Anthem Impressions

Life at BioWare has been pretty rocky. Despite being a great game overall, the fallout over Mass Effect 3‘s disappointing endings was one of the biggest news stories of that year. Then, Mass Effect: Andromeda was released a few years later to much criticism. Falling well short of expectations in terms of critical acclaim and sales, I’m concerned that we might never see Mass Effect again after that debacle.

This time, the studio left Shepard behind to tell an all-new adventure in Anthem. It’s also a very different type of game. Leaving much of the choose-your-own-adventure elements behind, this game is a looter shooter in the style of Destiny.

Anthem may not have a story as involved or as in-depth as their previous games, but to dismiss what’s here would be selling the game short. In the early stages of the game, it does a great job setting up the lore around what The Anthem of Creation is and how humanity is in a bad spot. Should you so choose, you can have a lot of great conversations with NPCs in Fort Tarsis or pick up numerous codexes strewn about. Also, throughout each mission, voice chatter between characters is used to great effect to try and give the action some context. There’s definitely more lore here than your standard action game.

Having said that, it’s still not enough to mask the game’s rigid level structure. At the start of a mission, you go to a place, shoot things, go to another place, shoot things, go to a final place, shoot the things there, then you’re done. Admittedly, I’m being reductive here, but it becomes pretty clear that you’re doing the same thing throughout the game. More story-driven moments within each level beyond dropping in the odd cutscene or the frequent mid-mission fetch quests would go a long way towards giving the moment-to-moment action more life. Otherwise, it’s fairly easy for levels to blur into each other.

What ultimately caused me to fall off the game were the Tombs of the Legionnaires missions. Ripping you out of the main story in order to grind through a laundry list of tasks in the free play mode, it really felt like its only reason for existence was to pad out the campaign’s length. Though I traded the game in already, it turns out there isn’t much more to the main story after that. I probably should have just kept the game until the campaign was complete, but oh well.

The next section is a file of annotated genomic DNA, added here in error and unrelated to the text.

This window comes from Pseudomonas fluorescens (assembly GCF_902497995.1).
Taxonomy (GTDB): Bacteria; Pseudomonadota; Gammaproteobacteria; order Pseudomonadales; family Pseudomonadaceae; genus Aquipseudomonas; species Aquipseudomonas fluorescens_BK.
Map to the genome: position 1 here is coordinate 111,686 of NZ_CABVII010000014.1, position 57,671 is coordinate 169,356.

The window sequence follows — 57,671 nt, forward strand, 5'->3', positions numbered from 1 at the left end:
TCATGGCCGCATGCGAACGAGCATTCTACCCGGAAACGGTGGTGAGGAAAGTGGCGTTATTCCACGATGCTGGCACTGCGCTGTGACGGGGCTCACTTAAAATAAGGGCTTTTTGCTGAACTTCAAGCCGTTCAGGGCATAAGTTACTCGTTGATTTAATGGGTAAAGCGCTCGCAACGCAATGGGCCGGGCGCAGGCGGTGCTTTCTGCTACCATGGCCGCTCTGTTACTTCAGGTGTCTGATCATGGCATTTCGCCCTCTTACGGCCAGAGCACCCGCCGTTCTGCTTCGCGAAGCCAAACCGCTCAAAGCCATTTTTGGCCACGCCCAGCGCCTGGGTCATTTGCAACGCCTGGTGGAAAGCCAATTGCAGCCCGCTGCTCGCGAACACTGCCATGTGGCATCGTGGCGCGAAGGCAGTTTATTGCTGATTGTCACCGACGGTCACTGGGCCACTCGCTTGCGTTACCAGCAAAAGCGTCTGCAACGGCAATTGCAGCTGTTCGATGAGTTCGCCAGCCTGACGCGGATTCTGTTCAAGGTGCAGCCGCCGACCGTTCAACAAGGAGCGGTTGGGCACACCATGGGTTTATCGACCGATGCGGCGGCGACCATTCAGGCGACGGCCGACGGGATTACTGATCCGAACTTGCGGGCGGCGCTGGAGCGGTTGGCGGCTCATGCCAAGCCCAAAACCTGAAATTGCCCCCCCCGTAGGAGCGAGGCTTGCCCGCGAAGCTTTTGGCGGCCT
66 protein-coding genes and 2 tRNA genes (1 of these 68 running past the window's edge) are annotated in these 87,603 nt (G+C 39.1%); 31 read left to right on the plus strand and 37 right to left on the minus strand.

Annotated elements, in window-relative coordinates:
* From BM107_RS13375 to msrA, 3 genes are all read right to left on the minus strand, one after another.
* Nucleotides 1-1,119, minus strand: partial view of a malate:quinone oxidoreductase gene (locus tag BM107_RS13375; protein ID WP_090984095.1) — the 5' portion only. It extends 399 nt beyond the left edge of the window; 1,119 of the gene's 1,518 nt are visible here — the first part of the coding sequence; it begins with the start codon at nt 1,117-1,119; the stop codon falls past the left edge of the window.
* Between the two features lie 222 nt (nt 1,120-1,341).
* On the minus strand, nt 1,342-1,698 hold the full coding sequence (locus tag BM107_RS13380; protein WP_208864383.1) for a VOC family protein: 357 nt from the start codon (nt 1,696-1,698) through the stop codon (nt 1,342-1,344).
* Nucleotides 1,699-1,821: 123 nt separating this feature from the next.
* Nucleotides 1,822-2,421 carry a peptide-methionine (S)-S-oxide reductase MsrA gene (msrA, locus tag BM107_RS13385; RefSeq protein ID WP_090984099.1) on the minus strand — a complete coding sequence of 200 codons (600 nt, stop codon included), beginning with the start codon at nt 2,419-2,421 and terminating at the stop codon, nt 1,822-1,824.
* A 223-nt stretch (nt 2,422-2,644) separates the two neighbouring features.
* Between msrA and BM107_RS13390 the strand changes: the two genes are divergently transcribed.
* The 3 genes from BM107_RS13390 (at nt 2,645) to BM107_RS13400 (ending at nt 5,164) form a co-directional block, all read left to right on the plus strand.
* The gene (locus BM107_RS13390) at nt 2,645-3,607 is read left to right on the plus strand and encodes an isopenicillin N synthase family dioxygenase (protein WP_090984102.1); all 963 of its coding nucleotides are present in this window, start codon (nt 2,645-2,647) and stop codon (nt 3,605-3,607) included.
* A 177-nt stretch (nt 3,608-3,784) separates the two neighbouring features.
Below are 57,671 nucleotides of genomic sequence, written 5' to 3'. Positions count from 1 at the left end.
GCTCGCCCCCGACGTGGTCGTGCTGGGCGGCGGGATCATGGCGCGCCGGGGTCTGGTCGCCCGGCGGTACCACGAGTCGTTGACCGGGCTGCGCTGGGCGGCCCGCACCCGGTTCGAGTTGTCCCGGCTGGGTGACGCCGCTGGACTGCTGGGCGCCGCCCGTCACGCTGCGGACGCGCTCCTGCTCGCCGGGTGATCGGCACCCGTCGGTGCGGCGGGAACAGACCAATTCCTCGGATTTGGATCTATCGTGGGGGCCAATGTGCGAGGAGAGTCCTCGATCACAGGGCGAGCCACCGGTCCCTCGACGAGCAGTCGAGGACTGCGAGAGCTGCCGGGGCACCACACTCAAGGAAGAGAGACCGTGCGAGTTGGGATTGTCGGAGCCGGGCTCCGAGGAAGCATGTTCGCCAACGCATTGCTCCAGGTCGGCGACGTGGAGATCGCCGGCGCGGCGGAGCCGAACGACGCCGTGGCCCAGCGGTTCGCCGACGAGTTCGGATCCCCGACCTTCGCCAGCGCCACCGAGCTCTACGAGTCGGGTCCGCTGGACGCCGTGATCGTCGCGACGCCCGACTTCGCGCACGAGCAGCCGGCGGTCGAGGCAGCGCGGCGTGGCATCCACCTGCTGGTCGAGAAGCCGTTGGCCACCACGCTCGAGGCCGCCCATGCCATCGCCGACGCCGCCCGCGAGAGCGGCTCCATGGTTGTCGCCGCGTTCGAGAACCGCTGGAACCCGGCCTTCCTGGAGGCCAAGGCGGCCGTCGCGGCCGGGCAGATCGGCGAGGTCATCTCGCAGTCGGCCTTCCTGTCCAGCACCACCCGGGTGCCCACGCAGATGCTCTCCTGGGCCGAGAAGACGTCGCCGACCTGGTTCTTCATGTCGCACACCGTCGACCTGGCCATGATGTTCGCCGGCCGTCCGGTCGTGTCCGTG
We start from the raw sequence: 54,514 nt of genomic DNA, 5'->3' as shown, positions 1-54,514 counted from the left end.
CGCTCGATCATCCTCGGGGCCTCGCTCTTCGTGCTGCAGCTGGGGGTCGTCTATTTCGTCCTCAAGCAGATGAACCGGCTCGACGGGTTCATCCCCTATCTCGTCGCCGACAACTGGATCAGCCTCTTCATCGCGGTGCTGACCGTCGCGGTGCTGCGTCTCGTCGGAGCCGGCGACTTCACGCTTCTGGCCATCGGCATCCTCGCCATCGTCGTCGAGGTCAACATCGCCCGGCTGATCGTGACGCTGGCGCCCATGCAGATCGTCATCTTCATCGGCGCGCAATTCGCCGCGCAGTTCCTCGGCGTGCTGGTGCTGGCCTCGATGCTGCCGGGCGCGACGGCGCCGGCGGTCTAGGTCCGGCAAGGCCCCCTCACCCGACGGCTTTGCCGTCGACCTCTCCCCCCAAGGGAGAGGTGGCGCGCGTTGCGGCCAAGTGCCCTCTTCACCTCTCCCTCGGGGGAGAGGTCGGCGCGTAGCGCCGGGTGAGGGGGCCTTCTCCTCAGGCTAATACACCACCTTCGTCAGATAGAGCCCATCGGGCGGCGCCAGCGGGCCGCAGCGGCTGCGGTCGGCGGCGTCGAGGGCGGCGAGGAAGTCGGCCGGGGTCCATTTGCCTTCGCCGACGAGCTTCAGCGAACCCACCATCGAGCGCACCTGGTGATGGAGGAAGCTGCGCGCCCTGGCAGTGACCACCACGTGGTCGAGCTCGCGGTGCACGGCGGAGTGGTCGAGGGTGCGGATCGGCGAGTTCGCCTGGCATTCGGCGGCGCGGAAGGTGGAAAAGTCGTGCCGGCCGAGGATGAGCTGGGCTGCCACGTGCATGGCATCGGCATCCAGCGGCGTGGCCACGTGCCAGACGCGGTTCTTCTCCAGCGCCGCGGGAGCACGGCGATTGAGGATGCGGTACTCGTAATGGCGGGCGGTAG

Not to say that the game isn’t without merit. It truly shines in its combat. Enemies gang up on your squad in big numbers. Over the course of the game, you’ll run into tougher enemies with unique attack patterns, but each encounter always feels large. At the default difficulty setting, you shouldn’t have a problem mowing down the opposition without much issue. However, at the higher difficulty levels, squad composition and coordination really make the game shine.

You start the game out with the Ranger Javelin, but will get to unlock three more as the campaign progresses. Each class has its unique set of abilities, as well as an ultimate. I personally love playing as Storm, whose essentially a cyber mage. Can die at the drop of a hat, but their access to elemental powers like large bursts of fire or lightning bolts that can knock down a dozen enemies at once are a blast to use. The Interceptor is a lot of fun too, as they’re basically a cyber ninja who excels in melee combat. Being able to coordinate each Javelin’s abilities to create massive combos goes a long way towards giving the combat some much-needed weight.

Flying isn’t as critical during battle, but it’s a really fun tool to have for traversal. Most of the time, you’ll be using it to travel from one place to the next. Being able to rocket into the air, hover for a moment to take a few shots at an enemy, before dive-bombing to the ground is really satisfying. Though traveling between battle arenas feels forced, at least it’s a lot of fun to get around.

Anthem has elements of a great game baked into it. I can see how the game has built a bit of a cult following around it for the things it does right. Large battles with heroes of different classes makes for a lot of exciting moments, while flying is just a treat. However, its cookie-cutter mission structure and repetitiveness bog the experience down a great deal. If EA and BioWare have plans to support this game for the long haul, I can see a world where it fully realizes its vision. Right now though, it feels a bit too half-baked for my liking.

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